Fact: TV still commands $70B a year in ad spend and those ads reach 87% of people over 18. Yet regardless of the facts, it seems as though the industry has been writing off TV for sometime now.
As more marketers demand direct attribution to their dollars, TV’s “awareness-only” play didn’t make the grade. Now, the gap in TV’s role to influence the path-to-purchase is only growing. In eMarketer’s latest retail trends report, TV didn’t even make the cut in terms of a channel credited with influencing the path-to-purchase.
So here we are on the cusp of holiday shopping season, where nearly every retailer is gearing up for their biggest revenue period of the year. It’s tempting for them to throw their efforts at digital because it can accurately identify direct response metrics and behaviors—and TV simply can’t, right?
The reality is that TV does play a pivotal role in the path-to-purchase. It’s that retailers simply haven’t had the data to attribute those investments back to literal business outcomes.
So to be clear, TV’s ability isn’t in question, it’s simply that brands are spending billions of marketing dollars a year on a medium that hasn’t been able to accurately attribute ROI. Because TV data typically only reveals who’s seeing what and where—but not what the resulting awareness means in terms of generating engagement or purchases beyond the spot or campaign—this means that for an industry that is heavily reliant on direct response success, half their story is essentially missing.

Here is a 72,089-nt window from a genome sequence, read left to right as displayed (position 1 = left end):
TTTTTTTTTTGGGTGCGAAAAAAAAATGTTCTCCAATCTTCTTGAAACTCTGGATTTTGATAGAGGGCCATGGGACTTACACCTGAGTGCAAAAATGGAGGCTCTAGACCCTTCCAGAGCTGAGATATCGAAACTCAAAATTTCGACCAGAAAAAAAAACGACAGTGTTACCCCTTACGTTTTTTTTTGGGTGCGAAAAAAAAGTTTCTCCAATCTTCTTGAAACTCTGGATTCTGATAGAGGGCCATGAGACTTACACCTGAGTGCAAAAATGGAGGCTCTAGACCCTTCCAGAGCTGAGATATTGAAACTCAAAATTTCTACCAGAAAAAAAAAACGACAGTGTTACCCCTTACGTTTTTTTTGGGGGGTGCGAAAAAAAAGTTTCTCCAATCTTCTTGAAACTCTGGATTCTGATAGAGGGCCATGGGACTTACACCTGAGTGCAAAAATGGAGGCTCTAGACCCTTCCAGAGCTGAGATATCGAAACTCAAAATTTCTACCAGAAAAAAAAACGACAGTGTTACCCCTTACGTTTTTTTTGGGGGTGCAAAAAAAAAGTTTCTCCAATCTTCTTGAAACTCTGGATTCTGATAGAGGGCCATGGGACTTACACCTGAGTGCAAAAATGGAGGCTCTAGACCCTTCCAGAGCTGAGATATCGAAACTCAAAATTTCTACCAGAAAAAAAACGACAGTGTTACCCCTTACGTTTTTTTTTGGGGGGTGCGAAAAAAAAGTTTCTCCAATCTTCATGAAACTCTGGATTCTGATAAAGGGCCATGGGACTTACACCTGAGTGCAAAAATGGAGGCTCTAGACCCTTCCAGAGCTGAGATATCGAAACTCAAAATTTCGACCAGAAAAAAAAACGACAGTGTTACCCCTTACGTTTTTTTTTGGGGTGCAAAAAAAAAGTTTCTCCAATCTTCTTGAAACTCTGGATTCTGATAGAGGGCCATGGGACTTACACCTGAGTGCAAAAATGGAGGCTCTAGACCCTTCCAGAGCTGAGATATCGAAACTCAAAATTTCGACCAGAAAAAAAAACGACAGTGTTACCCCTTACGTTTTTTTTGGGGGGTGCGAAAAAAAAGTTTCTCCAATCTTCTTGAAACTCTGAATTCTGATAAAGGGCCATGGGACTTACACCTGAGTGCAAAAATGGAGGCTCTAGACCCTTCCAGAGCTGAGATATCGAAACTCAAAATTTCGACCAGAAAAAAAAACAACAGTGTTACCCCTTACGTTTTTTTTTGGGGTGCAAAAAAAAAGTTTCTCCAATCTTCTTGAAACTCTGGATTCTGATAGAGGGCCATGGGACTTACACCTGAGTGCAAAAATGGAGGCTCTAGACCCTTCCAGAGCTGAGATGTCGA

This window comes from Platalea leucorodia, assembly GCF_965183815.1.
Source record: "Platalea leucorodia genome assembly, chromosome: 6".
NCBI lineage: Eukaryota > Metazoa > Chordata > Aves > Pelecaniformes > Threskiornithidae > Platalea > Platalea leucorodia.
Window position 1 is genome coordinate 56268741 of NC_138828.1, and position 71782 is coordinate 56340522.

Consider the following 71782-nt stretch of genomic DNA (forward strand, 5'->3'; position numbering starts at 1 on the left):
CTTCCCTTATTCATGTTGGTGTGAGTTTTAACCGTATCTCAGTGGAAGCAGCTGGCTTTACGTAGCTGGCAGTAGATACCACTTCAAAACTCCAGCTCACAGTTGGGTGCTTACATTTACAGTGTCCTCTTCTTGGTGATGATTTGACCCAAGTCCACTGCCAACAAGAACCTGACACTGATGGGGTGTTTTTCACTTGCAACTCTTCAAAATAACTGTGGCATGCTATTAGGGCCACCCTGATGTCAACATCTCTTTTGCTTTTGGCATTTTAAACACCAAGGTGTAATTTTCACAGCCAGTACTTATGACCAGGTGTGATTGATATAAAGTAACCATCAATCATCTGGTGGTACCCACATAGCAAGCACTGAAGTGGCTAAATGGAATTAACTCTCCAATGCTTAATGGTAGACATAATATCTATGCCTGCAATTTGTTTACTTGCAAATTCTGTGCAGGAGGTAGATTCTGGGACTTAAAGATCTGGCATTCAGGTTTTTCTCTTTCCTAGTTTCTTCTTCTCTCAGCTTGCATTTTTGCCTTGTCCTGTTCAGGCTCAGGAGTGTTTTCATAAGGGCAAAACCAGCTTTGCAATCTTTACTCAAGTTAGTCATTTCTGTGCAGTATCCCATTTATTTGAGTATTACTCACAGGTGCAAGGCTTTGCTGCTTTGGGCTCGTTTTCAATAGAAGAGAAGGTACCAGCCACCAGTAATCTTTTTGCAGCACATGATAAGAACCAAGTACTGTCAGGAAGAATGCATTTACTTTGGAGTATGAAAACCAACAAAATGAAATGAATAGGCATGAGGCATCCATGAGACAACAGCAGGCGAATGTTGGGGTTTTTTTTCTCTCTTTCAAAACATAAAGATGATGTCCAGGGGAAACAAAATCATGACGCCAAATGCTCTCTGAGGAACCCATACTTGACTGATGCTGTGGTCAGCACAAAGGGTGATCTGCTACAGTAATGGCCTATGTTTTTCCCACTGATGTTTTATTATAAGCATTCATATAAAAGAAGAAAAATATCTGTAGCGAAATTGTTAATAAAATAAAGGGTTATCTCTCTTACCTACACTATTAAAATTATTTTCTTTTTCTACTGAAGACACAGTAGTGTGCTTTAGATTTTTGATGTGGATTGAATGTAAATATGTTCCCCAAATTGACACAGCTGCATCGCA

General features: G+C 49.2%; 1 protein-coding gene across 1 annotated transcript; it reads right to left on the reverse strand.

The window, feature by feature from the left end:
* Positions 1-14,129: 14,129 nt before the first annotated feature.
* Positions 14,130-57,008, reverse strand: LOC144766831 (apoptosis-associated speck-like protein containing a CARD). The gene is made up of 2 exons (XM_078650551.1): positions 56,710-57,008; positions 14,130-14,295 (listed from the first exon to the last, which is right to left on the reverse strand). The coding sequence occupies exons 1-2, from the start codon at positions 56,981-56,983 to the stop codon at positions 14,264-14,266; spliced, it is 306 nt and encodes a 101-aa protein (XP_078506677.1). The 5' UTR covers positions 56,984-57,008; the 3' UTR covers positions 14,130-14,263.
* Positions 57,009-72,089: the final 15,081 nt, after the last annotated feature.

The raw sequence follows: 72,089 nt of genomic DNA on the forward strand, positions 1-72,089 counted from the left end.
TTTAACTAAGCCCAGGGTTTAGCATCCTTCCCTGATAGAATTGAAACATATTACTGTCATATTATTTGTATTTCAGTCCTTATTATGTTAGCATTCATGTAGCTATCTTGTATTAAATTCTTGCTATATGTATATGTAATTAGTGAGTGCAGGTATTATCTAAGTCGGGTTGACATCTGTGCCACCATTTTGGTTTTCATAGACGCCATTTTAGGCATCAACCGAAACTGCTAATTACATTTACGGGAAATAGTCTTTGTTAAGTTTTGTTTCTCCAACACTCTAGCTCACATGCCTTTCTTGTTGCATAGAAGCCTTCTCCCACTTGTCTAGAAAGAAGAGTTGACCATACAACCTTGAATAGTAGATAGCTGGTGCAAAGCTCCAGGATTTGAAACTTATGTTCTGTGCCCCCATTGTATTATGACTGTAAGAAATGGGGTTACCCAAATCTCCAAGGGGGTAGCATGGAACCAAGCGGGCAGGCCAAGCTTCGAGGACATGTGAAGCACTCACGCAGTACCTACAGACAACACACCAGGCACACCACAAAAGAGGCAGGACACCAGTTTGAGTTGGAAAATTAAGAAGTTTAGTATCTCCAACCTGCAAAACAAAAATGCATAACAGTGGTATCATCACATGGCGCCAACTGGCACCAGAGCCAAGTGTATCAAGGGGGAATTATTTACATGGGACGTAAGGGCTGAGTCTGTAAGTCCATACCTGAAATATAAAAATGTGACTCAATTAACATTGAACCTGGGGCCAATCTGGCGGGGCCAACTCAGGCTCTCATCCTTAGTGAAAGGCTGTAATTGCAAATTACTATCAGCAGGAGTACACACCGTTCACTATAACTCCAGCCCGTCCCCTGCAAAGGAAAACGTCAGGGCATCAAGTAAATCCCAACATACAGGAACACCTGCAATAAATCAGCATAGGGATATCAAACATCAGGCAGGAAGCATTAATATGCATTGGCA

The OmniChannel Attribution Challenge
We live in an era of choice: dozens of over-the-top (OTT) devices, smart TVs, mobile devices and thousands of channels. When it comes to TV, retailers have much more to think about than just reaching audiences and making an emotional connection. They must also ensure they make literal connections across devices and locations.
The path-to-purchase is paved with a lot noise, and with shoppers hopping in and out of digital and brick-and-mortar experiences, successful retailers should carefully prepare for each possible journey and leverage their data successfully to focus on the drivers that achieve purchase and loyalty. And these days, TV fits this model just as neatly as any other channel, and in fact, where it can be even better than some, is its ability to provide local, household-level viewing data that makes it truly quantifiable and measurable.
By allowing advertisers to tie local purchase data to measurable ROI, both directly after the fact and over time, it’s fair to say TV is making a comeback as a direct response contender—and that attribution might actually be possible, after all.
Household-level data is crucial to unlocking true “TV attribution” and answering key questions such as, “How many times did my target audience see my ad?” “What was the resulting action from that household: did they visit a nearby store?” “Go to our website?” By marrying smart TV data with household level IP activity, TV can get one step closer to a measuring direct response and ROI of TV spend—and back to understanding if those holiday investments are doing the trick.
Once retailers begin to make attribution a priority, the possibilities are endless with TV as a true direct response channel, and a retention and loyalty tool.